“Don’t believe what the media says!” the man immediately answers. He is probably in his fifties, three kids in the back of a shiny black Volkswagen, eager to return to the motherland. “They always try to vilify our country and our president. Turkey is safe, thanks to him. You’ll find no trouble.”

Ahmet’s smiles say everything our language barrier can’t. With great hospitality, the truck driver gives us drinks, food, and even his bunk bed for me to rest in. Our scant communication is in German.

“Deine Familie?” I point to the picture on the dashboard.

“Ja. Mutter…Vater…Bruder…”Ahmet displays a warm smile and a pair of longing eyes.

Then the news. “Ich kann nicht… Istanbul Brücke…” I am trying to follow him, but for some reason he can’t take us into the city. He promptly stops at the next opportunity and frantically starts asking around, until he finds someone to bring us into the city. “Sure… no problem…”, our new ride stammers, trying to comprehend what had just happened, while we wave lovely Ahmet goodbye.

Within half an hour, we finally get a panoramic view over our final destination. Istanbul’s mega sprawl reaches as far as meets the eye. As does the mega traffic jam: “trucks and lorries are not allowed to cross into Anatolia, because of the heavy traffic”, our driver explains. It takes another two hours to reach our destination. We decide to skip going to the centre and go straight to Şişli, to the relief of our driver.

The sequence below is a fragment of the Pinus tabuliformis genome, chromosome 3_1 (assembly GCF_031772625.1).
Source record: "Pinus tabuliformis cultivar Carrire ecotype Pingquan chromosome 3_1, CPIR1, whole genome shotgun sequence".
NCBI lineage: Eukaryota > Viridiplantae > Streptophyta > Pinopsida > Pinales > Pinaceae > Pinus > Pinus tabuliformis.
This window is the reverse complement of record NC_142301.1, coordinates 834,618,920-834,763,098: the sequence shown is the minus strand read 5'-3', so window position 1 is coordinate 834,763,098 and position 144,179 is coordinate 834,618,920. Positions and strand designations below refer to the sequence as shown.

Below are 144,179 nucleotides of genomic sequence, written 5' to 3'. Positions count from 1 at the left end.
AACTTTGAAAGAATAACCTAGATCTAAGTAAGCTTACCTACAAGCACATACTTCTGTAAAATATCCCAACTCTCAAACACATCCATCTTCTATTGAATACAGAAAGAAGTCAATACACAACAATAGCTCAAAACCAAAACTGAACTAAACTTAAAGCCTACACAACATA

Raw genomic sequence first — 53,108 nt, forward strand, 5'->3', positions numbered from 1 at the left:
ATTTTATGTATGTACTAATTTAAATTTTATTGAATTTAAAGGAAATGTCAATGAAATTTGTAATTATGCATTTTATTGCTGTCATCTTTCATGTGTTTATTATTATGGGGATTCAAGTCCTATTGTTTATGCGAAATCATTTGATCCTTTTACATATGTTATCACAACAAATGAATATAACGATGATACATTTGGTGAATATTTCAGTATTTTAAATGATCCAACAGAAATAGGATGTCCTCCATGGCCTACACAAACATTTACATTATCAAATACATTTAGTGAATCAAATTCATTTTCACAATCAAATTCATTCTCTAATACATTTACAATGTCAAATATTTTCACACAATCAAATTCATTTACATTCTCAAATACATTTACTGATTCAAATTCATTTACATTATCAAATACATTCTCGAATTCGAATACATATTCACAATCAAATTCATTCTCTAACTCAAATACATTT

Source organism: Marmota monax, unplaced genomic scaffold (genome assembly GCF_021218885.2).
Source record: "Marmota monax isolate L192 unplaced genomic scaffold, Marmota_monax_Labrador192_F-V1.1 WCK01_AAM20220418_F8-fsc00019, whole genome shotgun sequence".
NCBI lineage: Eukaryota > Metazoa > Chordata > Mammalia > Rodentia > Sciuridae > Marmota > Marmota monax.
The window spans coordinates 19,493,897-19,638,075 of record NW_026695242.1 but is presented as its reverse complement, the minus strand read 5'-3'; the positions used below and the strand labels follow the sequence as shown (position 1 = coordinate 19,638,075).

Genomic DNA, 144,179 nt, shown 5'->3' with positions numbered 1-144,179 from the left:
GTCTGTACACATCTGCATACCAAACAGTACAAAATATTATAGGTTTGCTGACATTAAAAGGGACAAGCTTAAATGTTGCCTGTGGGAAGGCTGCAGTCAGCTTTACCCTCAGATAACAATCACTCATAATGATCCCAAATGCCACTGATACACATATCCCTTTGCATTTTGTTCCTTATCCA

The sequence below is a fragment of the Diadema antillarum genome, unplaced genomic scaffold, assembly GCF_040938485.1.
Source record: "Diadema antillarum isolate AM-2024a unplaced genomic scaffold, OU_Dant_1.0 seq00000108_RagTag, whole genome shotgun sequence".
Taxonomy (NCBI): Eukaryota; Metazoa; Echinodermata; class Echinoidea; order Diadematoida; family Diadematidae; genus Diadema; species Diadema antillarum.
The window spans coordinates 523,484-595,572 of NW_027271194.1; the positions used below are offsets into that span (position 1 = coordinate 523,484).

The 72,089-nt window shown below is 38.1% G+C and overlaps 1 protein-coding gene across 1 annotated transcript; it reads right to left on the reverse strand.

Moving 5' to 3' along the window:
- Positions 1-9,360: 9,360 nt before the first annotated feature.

We step into a clean, tidy, and austere apartment. The empty glass coffee table in front of a flatscreen TV features a single bag of Dutch syrup waffles. Arhan is as hospitable as he is punctual. “I will be out everyday around 07:30. You can come in and go out as you like,” he assures us as he hands us the keys. But showing us around is not included: Arhan works full-time at a bank, his vacation long gone.